The Oscar G. Johnson VA Medical Center in Iron Mountain hosted its second annual Mental Health Summit today and several public and private health officials were in attendance.

The conference ran from 8:30 a.m. to 4 p.m. and featured presentations on how a veteran’s mental trauma is perceived by the public as well as the resources available to veterans and their friends and families. One of the major takeaways from today’s conference is that the VA and other community agencies offer a wide array of help to veterans with mental health issues, but an ideal system of care is still a long way off.

Chuck Lantz, the County Veterans Service Officer for Dickinson County, said, “You’re seeing with the Iraq and Afghanistan veterans a lot of criminal activity; you’re seeing a lot of substance abuse, because they’re masking some of those mental health issues with drug abuse and alcohol. We have a long way to go and a short time to get there, really, because so many veterans have served in Iraq and Afghanistan. I don’t think the VA is prepared for what’s coming down the pipe.”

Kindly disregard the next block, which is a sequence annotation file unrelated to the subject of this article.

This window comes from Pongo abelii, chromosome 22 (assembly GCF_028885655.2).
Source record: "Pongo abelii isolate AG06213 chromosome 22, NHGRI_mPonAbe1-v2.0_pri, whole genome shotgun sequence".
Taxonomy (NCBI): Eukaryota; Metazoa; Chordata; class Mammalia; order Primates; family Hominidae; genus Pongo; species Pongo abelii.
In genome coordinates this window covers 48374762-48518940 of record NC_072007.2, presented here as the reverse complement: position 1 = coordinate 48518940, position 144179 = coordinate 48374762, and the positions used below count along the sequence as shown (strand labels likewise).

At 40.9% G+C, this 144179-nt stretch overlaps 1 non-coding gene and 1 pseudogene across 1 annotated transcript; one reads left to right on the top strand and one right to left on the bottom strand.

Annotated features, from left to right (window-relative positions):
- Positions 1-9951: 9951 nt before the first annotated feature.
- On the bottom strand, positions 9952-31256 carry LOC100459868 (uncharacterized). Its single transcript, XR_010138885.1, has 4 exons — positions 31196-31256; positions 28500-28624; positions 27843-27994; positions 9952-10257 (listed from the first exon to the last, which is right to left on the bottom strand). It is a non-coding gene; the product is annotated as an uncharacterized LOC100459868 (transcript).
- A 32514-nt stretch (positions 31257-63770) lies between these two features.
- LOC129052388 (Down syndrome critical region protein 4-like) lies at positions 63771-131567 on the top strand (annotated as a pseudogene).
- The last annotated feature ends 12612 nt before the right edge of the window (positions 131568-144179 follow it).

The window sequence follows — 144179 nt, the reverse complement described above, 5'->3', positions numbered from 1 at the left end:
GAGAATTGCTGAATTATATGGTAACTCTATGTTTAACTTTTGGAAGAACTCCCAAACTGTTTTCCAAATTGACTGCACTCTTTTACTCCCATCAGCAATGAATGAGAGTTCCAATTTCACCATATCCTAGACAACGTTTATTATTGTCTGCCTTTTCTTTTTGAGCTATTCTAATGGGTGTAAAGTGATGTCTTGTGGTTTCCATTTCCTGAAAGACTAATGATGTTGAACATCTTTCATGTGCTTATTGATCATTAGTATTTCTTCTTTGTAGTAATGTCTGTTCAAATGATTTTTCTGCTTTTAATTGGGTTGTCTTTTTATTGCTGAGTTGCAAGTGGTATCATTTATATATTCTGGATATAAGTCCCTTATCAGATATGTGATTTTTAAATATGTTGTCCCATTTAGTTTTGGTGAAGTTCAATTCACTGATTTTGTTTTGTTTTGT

There were also three separate sessions that covered topics such as what caregivers and family members can do and the employment and homelessness problem many veterans face.

“Basically the services that are available for veterans and their families should all be contained on UPCAP’s 211 call center,” said Deb Trombly, who works with UPCAP. “The entire event is a great opportunity to learn about all the human and social services available to veterans and their families.”

The summit was attended by County Veteran’s Service Officers from around the U.P. and northeast Wisconsin, representatives from various community agencies and even family members of veterans with mental health issues.